(A) Upon request to convert a provisional application to a nonprovisional utility application, the nonprovisional application is accorded a filing date as of the date on which the request to convert was filed, but the original filing date of the provisional application is preserved.

(B) If a provisional application does not have a claim as filed, and a claim is not filed with a timely request to convert the provisional application to a nonprovisional utility application, the Office will notify the applicant and set a time period for submitting a claim for examination.

(C) A provisional application filed in November 2000 is entitled to the right of priority under 35 U.S.C. 119 of a copending utility application for patent filed in Great Britain in January 2000.

(D) A request filed in January 2001, to convert a provisional application filed in the USPTO in April 2000, to a nonprovisional utility application is timely if filed after the abandonment of the provisional application, i.e., after the pendency of the provisional application, but within twelve months of the filing date of the provisional application provided no petition to revive has been filed and granted.

(E) A nonprovisional utility application filed under the provisions of 37 CFR 1.53(b) in January 2001, and claiming the benefit of the earlier filing date of a provisional application must be filed during the pendency of the provisional application.

Answers & rationale: False - A) This is definitely false as there is only one application and that application has a single filing date. This filing date is always the filing date of the provisional application...the original filing date is not preserved.
True - B) A claim must be presented in order to convert a provisional application to a nonprovisional application. The PTO will set a time period within which a claim must be submitted for the Office to grant the request if the provisional application does not have a claim and a claim is not filed with the request.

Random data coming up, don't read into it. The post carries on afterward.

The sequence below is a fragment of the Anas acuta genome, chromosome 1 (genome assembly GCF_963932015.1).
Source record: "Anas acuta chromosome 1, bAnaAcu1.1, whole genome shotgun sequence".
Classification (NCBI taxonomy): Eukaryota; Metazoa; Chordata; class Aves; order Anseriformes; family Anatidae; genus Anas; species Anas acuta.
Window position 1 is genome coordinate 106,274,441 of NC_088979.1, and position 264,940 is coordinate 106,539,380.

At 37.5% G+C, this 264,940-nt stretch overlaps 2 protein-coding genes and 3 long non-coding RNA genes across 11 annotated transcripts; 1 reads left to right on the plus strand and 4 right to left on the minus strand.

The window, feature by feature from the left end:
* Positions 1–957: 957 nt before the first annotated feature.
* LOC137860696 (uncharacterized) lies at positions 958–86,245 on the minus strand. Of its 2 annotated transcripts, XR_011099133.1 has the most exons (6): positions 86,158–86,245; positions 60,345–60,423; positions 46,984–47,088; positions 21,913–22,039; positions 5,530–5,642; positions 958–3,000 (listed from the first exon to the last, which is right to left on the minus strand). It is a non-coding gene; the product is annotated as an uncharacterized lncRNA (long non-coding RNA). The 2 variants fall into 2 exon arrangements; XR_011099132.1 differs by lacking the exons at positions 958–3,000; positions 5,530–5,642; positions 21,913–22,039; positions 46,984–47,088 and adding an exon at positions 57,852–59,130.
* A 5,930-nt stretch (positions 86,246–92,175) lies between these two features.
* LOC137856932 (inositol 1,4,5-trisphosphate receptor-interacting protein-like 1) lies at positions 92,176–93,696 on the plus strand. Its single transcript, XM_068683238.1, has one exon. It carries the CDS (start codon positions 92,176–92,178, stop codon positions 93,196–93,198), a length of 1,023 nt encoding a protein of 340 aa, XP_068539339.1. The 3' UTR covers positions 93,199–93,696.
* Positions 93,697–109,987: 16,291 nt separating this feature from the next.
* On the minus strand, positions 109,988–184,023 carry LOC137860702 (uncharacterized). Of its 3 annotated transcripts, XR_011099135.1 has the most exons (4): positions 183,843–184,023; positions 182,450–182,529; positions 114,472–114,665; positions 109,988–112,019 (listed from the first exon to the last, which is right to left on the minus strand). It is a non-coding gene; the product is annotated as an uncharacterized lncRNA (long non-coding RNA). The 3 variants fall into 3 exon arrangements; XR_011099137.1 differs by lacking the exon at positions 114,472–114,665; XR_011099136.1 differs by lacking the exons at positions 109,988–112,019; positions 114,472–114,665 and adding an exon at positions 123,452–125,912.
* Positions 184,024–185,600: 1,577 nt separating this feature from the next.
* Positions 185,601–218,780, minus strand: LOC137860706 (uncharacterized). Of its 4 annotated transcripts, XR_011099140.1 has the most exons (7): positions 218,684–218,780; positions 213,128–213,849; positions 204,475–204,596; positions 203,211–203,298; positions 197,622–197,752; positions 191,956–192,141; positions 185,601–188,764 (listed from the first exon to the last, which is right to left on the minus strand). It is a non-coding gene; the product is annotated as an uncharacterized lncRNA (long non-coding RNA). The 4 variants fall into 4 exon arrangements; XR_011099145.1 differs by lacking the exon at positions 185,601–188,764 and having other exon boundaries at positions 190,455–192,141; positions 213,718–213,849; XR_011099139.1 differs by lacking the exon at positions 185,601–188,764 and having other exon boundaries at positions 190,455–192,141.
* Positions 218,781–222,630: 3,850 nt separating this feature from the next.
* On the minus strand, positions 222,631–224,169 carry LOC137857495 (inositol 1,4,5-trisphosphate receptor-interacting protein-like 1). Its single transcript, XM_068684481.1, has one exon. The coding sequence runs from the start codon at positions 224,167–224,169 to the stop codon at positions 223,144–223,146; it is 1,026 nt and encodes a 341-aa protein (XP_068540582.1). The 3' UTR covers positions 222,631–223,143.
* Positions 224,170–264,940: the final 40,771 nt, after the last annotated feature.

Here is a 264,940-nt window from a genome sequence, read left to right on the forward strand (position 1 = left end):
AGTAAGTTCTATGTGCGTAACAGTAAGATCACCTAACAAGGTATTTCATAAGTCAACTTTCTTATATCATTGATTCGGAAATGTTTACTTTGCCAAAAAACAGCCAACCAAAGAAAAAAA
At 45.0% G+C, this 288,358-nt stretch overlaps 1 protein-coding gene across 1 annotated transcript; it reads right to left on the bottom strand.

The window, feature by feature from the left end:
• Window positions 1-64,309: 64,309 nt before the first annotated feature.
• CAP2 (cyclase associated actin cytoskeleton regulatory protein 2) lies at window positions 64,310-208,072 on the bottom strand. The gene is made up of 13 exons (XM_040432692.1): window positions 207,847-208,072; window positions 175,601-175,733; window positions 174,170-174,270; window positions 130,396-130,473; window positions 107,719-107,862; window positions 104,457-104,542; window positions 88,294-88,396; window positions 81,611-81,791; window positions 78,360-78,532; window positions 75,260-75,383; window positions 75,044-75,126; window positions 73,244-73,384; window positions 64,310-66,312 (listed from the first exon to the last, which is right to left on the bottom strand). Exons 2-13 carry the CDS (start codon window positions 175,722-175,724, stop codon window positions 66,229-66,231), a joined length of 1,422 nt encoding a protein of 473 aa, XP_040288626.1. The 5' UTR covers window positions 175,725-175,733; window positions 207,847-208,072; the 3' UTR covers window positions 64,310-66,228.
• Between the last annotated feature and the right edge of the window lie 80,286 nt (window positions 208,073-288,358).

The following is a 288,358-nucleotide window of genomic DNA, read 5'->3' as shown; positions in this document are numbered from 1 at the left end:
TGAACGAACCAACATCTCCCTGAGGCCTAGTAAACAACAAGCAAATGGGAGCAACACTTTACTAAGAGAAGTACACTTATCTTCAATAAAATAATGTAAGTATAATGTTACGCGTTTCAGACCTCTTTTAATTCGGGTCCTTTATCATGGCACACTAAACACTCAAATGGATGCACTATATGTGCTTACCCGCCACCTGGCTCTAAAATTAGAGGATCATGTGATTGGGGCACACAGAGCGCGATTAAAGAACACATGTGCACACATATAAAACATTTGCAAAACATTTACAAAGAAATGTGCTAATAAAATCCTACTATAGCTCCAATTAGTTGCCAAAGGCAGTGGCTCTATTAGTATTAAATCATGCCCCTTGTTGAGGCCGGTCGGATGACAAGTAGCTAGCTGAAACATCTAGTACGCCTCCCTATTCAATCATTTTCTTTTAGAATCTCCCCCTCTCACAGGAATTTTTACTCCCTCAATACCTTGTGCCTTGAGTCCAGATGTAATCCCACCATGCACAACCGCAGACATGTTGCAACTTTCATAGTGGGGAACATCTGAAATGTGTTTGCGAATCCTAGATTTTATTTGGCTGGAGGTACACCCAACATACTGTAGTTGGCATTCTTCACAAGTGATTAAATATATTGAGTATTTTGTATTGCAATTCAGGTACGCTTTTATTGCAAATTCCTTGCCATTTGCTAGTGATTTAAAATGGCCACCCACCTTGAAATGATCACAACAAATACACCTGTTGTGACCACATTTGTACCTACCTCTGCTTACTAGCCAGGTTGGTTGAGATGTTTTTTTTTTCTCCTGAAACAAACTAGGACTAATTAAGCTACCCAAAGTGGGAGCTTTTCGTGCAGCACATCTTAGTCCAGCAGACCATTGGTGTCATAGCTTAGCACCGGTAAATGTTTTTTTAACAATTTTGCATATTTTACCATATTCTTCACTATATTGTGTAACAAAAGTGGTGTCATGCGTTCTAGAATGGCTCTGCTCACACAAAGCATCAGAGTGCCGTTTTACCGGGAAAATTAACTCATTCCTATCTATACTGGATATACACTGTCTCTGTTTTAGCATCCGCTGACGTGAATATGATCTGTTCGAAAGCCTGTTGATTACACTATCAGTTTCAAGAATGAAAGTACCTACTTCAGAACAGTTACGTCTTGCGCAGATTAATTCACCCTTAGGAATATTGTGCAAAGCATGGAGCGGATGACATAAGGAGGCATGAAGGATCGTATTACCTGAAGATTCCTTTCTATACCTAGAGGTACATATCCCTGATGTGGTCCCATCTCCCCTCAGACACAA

False - C) Provisional applications are never entitled to the right of priority of any other application. Therefore, C is definitely false.
False - D) You cannot convert a provisional to a nonprovisional application if the provisional application is already abandoned.
False - E) The provisions were amended to eliminate the requirement that a nonprovisional application claiming the benefit of a provisional application must have been filed during the pendency of the provisional application.

As you can see, if you have a solid grasp on the topic of converting a provisional application to a nonprovisional application, (which is covered in MPEP 200) this type of question would not give you too much trouble at all.

•Long-winded story questions When we say long-winded, we really mean loooooonnnnggg-winded. These questions are usually fairly difficult, especially compared to the straightforward true/false questions mentioned previously. The long, storybook questions will provide you with a detailed background, most of which happens to be completely irrelevant. These questions require a great amount of time just to read through, let alone to sift out the unnecessary information. After you read through the story, there is usually a sentence stating “based on the above, which of the following statements is most correct?” Therefore, you can approach these in the same manner as the straightforward true/false questions by marking a T or F by each answer choice. And sometimes, as we will show you, it is possible to answer the question right without even reading the question itself!

The following is an example taken from the April 18, 2001 pm session:

15. Joe and Jim, local businessmen, conceived the idea of an improved fishing pole. Thereafter, they had a prototype made, and after successfully testing the pole, they filed a patent application on their invention. Both men are widowers, Joe with a grown son, and Jim with a grown daughter. Joe and Jim invite their children to come to the next Lions Club social event, and it isn’t long before the children are thinking in terms of wedding bells. Ecstatic at the thought of the upcoming marriage, Joe and Jim decide to assign their patent application to their children as a wedding present. Accordingly, they execute a document properly assigning their patent application to their children effective on the date of their marriage, and mail it to the USPTO with a cover letter requesting that the document be recorded. Shortly after the document is recorded, Joe’s son meets another woman, and breaks off his engagement to Jim’s daughter.

In light of this scenario, which of the following statements is true?

(A) Since the assignment was conditioned on the marriage of the children, and the condition was not fulfilled, the USPTO will regard the assignment as without effect for Office purposes.

(B) Since the assignment was recorded, the USPTO will require the parties to certify that the marriage condition was fulfilled before the assignment will be effective for Office purposes.